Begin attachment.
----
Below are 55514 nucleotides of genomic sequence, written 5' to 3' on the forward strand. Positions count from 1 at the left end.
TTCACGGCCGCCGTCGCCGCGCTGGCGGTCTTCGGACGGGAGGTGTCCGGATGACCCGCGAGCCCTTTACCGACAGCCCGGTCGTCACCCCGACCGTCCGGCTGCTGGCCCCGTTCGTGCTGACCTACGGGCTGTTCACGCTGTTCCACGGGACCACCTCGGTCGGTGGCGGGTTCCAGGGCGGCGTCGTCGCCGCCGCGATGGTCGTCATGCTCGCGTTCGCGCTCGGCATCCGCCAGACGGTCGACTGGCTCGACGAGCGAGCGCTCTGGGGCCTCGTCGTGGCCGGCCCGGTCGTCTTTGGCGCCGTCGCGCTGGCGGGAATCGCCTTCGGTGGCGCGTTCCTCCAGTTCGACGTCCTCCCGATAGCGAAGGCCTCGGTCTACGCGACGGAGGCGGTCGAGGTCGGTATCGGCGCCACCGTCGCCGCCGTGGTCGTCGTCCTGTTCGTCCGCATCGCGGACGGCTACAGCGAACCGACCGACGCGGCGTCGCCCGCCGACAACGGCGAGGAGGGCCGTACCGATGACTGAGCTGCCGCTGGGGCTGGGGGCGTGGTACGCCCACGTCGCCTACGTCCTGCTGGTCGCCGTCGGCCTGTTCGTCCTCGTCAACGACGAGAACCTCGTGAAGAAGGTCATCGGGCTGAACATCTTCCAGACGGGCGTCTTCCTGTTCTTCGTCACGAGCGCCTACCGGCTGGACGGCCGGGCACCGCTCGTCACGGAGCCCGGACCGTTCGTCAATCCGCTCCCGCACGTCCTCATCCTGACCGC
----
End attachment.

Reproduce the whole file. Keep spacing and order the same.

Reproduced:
Below are 55514 nucleotides of genomic sequence, written 5' to 3' on the forward strand. Positions count from 1 at the left end.
TTCACGGCCGCCGTCGCCGCGCTGGCGGTCTTCGGACGGGAGGTGTCCGGATGACCCGCGAGCCCTTTACCGACAGCCCGGTCGTCACCCCGACCGTCCGGCTGCTGGCCCCGTTCGTGCTGACCTACGGGCTGTTCACGCTGTTCCACGGGACCACCTCGGTCGGTGGCGGGTTCCAGGGCGGCGTCGTCGCCGCCGCGATGGTCGTCATGCTCGCGTTCGCGCTCGGCATCCGCCAGACGGTCGACTGGCTCGACGAGCGAGCGCTCTGGGGCCTCGTCGTGGCCGGCCCGGTCGTCTTTGGCGCCGTCGCGCTGGCGGGAATCGCCTTCGGTGGCGCGTTCCTCCAGTTCGACGTCCTCCCGATAGCGAAGGCCTCGGTCTACGCGACGGAGGCGGTCGAGGTCGGTATCGGCGCCACCGTCGCCGCCGTGGTCGTCGTCCTGTTCGTCCGCATCGCGGACGGCTACAGCGAACCGACCGACGCGGCGTCGCCCGCCGACAACGGCGAGGAGGGCCGTACCGATGACTGAGCTGCCGCTGGGGCTGGGGGCGTGGTACGCCCACGTCGCCTACGTCCTGCTGGTCGCCGTCGGCCTGTTCGTCCTCGTCAACGACGAGAACCTCGTGAAGAAGGTCATCGGGCTGAACATCTTCCAGACGGGCGTCTTCCTGTTCTTCGTCACGAGCGCCTACCGGCTGGACGGCCGGGCACCGCTCGTCACGGAGCCCGGACCGTTCGTCAATCCGCTCCCGCACGTCCTCATCCTGACCGC